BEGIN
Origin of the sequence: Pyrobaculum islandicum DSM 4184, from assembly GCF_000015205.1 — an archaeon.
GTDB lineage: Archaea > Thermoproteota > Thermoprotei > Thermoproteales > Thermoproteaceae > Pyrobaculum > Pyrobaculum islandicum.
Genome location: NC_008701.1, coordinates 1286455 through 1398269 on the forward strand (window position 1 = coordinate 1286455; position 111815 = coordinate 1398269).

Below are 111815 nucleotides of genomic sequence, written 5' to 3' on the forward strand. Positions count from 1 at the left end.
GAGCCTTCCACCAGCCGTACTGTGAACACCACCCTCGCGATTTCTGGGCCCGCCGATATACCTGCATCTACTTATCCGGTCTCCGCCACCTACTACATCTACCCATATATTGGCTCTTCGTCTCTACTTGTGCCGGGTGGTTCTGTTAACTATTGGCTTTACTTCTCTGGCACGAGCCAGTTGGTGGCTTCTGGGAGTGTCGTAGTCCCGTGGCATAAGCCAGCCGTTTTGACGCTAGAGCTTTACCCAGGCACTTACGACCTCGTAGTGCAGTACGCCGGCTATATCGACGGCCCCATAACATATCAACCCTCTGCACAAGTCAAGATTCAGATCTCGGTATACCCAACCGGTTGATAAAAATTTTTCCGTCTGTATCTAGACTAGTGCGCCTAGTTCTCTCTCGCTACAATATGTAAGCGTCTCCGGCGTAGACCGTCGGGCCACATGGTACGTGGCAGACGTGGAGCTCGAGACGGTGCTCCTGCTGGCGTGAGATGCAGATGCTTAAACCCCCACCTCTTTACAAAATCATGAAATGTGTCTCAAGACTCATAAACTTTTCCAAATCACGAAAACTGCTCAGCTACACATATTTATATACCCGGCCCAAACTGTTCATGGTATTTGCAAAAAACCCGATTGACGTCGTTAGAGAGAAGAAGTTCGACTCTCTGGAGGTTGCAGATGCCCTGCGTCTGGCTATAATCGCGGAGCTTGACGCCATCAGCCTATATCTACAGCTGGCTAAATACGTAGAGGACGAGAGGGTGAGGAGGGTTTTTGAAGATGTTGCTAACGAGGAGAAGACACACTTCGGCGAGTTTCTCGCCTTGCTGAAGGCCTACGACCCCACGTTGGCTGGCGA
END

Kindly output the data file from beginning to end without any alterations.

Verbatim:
Origin of the sequence: Pyrobaculum islandicum DSM 4184, from assembly GCF_000015205.1 — an archaeon.
GTDB lineage: Archaea > Thermoproteota > Thermoprotei > Thermoproteales > Thermoproteaceae > Pyrobaculum > Pyrobaculum islandicum.
Genome location: NC_008701.1, coordinates 1286455 through 1398269 on the forward strand (window position 1 = coordinate 1286455; position 111815 = coordinate 1398269).

Below are 111815 nucleotides of genomic sequence, written 5' to 3' on the forward strand. Positions count from 1 at the left end.
GAGCCTTCCACCAGCCGTACTGTGAACACCACCCTCGCGATTTCTGGGCCCGCCGATATACCTGCATCTACTTATCCGGTCTCCGCCACCTACTACATCTACCCATATATTGGCTCTTCGTCTCTACTTGTGCCGGGTGGTTCTGTTAACTATTGGCTTTACTTCTCTGGCACGAGCCAGTTGGTGGCTTCTGGGAGTGTCGTAGTCCCGTGGCATAAGCCAGCCGTTTTGACGCTAGAGCTTTACCCAGGCACTTACGACCTCGTAGTGCAGTACGCCGGCTATATCGACGGCCCCATAACATATCAACCCTCTGCACAAGTCAAGATTCAGATCTCGGTATACCCAACCGGTTGATAAAAATTTTTCCGTCTGTATCTAGACTAGTGCGCCTAGTTCTCTCTCGCTACAATATGTAAGCGTCTCCGGCGTAGACCGTCGGGCCACATGGTACGTGGCAGACGTGGAGCTCGAGACGGTGCTCCTGCTGGCGTGAGATGCAGATGCTTAAACCCCCACCTCTTTACAAAATCATGAAATGTGTCTCAAGACTCATAAACTTTTCCAAATCACGAAAACTGCTCAGCTACACATATTTATATACCCGGCCCAAACTGTTCATGGTATTTGCAAAAAACCCGATTGACGTCGTTAGAGAGAAGAAGTTCGACTCTCTGGAGGTTGCAGATGCCCTGCGTCTGGCTATAATCGCGGAGCTTGACGCCATCAGCCTATATCTACAGCTGGCTAAATACGTAGAGGACGAGAGGGTGAGGAGGGTTTTTGAAGATGTTGCTAACGAGGAGAAGACACACTTCGGCGAGTTTCTCGCCTTGCTGAAGGCCTACGACCCCACGTTGGCTGGCGA